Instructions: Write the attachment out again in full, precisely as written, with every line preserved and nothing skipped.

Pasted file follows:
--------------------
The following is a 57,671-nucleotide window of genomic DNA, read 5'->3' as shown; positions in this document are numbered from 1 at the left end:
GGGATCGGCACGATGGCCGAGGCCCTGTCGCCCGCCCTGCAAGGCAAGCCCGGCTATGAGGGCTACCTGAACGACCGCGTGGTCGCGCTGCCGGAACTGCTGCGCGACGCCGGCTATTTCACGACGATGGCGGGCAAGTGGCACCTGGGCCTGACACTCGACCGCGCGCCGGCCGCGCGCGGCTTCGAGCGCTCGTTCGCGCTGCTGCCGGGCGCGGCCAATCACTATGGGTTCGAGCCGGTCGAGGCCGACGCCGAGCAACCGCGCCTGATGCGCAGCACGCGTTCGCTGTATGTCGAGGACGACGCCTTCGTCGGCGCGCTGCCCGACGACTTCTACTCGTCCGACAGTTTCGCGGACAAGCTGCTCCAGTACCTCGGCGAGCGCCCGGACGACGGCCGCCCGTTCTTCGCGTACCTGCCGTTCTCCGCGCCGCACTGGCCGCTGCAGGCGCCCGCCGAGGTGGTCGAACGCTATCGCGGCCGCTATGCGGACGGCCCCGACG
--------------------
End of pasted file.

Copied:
The following is a 57,671-nucleotide window of genomic DNA, read 5'->3' as shown; positions in this document are numbered from 1 at the left end:
GGGATCGGCACGATGGCCGAGGCCCTGTCGCCCGCCCTGCAAGGCAAGCCCGGCTATGAGGGCTACCTGAACGACCGCGTGGTCGCGCTGCCGGAACTGCTGCGCGACGCCGGCTATTTCACGACGATGGCGGGCAAGTGGCACCTGGGCCTGACACTCGACCGCGCGCCGGCCGCGCGCGGCTTCGAGCGCTCGTTCGCGCTGCTGCCGGGCGCGGCCAATCACTATGGGTTCGAGCCGGTCGAGGCCGACGCCGAGCAACCGCGCCTGATGCGCAGCACGCGTTCGCTGTATGTCGAGGACGACGCCTTCGTCGGCGCGCTGCCCGACGACTTCTACTCGTCCGACAGTTTCGCGGACAAGCTGCTCCAGTACCTCGGCGAGCGCCCGGACGACGGCCGCCCGTTCTTCGCGTACCTGCCGTTCTCCGCGCCGCACTGGCCGCTGCAGGCGCCCGCCGAGGTGGTCGAACGCTATCGCGGCCGCTATGCGGACGGCCCCGACG